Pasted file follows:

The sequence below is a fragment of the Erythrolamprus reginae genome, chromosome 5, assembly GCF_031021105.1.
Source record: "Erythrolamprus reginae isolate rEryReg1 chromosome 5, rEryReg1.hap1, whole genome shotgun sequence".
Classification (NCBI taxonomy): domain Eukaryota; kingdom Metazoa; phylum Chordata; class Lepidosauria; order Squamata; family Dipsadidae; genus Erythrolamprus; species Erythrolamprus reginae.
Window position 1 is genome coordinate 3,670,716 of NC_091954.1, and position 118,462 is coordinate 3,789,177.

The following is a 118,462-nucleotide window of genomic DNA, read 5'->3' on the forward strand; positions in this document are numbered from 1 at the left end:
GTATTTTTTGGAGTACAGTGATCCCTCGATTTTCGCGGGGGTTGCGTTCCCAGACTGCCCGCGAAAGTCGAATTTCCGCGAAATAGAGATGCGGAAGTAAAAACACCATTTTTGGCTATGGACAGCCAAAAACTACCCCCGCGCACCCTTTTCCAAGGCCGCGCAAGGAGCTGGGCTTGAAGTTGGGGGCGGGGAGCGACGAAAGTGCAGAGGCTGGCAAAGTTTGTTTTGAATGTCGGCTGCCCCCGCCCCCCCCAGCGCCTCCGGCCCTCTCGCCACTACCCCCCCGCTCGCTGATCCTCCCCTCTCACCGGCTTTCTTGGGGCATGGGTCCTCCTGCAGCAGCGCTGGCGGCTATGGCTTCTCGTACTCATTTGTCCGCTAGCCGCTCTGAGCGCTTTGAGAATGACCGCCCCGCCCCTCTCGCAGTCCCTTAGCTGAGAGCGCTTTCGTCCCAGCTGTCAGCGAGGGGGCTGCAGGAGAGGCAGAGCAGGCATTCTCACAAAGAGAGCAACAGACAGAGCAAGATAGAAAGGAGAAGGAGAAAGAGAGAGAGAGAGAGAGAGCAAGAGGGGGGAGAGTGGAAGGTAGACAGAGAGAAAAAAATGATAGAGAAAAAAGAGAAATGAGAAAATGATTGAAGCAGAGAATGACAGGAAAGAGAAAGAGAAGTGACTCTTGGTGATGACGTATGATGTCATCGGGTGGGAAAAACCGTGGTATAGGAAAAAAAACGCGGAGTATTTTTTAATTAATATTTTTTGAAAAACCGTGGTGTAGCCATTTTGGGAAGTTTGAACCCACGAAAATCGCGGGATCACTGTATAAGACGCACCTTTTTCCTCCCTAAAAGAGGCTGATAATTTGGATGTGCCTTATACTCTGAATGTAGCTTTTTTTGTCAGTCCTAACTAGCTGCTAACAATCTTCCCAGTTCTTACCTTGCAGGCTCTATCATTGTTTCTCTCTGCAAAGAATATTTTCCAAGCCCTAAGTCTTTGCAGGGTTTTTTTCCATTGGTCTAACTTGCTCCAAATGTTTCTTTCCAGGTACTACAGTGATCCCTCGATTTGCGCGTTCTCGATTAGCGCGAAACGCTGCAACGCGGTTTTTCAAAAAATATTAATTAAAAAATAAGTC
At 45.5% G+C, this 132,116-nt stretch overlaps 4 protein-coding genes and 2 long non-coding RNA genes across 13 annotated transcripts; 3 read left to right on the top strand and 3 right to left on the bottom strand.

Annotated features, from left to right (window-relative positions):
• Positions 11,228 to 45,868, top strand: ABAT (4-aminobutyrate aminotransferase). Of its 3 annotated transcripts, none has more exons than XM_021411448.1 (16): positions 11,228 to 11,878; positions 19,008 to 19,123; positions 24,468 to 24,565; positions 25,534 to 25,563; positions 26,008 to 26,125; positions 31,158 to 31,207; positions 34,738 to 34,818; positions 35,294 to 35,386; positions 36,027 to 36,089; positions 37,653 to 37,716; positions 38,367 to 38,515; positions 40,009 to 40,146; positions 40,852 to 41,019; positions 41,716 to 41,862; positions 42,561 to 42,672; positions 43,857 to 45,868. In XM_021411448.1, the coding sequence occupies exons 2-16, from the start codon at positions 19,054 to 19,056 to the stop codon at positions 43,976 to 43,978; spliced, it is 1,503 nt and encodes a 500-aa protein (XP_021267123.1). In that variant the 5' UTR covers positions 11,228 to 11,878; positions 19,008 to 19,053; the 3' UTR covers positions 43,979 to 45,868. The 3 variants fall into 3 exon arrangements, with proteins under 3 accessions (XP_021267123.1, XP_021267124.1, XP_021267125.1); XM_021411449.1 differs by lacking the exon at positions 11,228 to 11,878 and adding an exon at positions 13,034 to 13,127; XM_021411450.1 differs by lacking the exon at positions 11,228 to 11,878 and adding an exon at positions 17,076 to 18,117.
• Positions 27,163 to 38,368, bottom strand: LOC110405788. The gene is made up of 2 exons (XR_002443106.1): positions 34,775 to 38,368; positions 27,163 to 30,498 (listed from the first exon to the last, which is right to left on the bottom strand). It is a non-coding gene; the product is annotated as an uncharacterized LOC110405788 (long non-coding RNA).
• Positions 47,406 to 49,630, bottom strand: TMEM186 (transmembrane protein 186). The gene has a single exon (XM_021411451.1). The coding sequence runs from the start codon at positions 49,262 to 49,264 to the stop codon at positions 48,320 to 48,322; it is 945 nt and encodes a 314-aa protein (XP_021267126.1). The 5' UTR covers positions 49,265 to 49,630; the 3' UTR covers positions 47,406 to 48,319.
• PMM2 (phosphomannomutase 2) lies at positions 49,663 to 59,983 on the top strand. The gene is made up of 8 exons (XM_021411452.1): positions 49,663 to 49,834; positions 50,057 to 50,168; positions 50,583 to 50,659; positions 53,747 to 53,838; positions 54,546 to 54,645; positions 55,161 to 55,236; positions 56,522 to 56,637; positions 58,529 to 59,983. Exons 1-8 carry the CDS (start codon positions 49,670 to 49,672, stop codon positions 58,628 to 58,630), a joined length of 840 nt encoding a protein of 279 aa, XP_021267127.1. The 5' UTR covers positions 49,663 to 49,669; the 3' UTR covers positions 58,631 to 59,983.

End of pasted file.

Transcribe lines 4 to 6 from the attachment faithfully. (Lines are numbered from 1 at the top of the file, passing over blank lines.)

Window position 1 is genome coordinate 3,670,716 of NC_091954.1, and position 118,462 is coordinate 3,789,177.

The following is a 118,462-nucleotide window of genomic DNA, read 5'->3' on the forward strand; positions in this document are numbered from 1 at the left end:
GTATTTTTTGGAGTACAGTGATCCCTCGATTTTCGCGGGGGTTGCGTTCCCAGACTGCCCGCGAAAGTCGAATTTCCGCGAAATAGAGATGCGGAAGTAAAAACACCATTTTTGGCTATGGACAGCCAAAAACTACCCCCGCGCACCCTTTTCCAAGGCCGCGCAAGGAGCTGGGCTTGAAGTTGGGGGCGGGGAGCGACGAAAGTGCAGAGGCTGGCAAAGTTTGTTTTGAATGTCGGCTGCCCCCGCCCCCCCCAGCGCCTCCGGCCCTCTCGCCACTACCCCCCCGCTCGCTGATCCTCCCCTCTCACCGGCTTTCTTGGGGCATGGGTCCTCCTGCAGCAGCGCTGGCGGCTATGGCTTCTCGTACTCATTTGTCCGCTAGCCGCTCTGAGCGCTTTGAGAATGACCGCCCCGCCCCTCTCGCAGTCCCTTAGCTGAGAGCGCTTTCGTCCCAGCTGTCAGCGAGGGGGCTGCAGGAGAGGCAGAGCAGGCATTCTCACAAAGAGAGCAACAGACAGAGCAAGATAGAAAGGAGAAGGAGAAAGAGAGAGAGAGAGAGAGAGCAAGAGGGGGGAGAGTGGAAGGTAGACAGAGAGAAAAAAATGATAGAGAAAAAAGAGAAATGAGAAAATGATTGAAGCAGAGAATGACAGGAAAGAGAAAGAGAAGTGACTCTTGGTGATGACGTATGATGTCATCGGGTGGGAAAAACCGTGGTATAGGAAAAAAAACGCGGAGTATTTTTTAATTAATATTTTTTGAAAAACCGTGGTGTAGCCATTTTGGGAAGTTTGAACCCACGAAAATCGCGGGATCACTGTATAAGACGCACCTTTTTCCTCCCTAAAAGAGGCTGATAATTTGGATGTGCCTTATACTCTGAATGTAGCTTTTTTTGTCAGTCCTAACTAGCTGCTAACAATCTTCCCAGTTCTTACCTTGCAGGCTCTATCATTGTTTCTCTCTGCAAAGAATATTTTCCAAGCCCTAAGTCTTTGCAGGGTTTTTTTCCATTGGTCTAACTTGCTCCAAATGTTTCTTTCCAGGTACTACAGTGATCCCTCGATTTGCGCGTTCTCGATTAGCGCGAAACGCTGCAACGCGGTTTTTCAAAAAATATTAATTAAAAAATAAGTC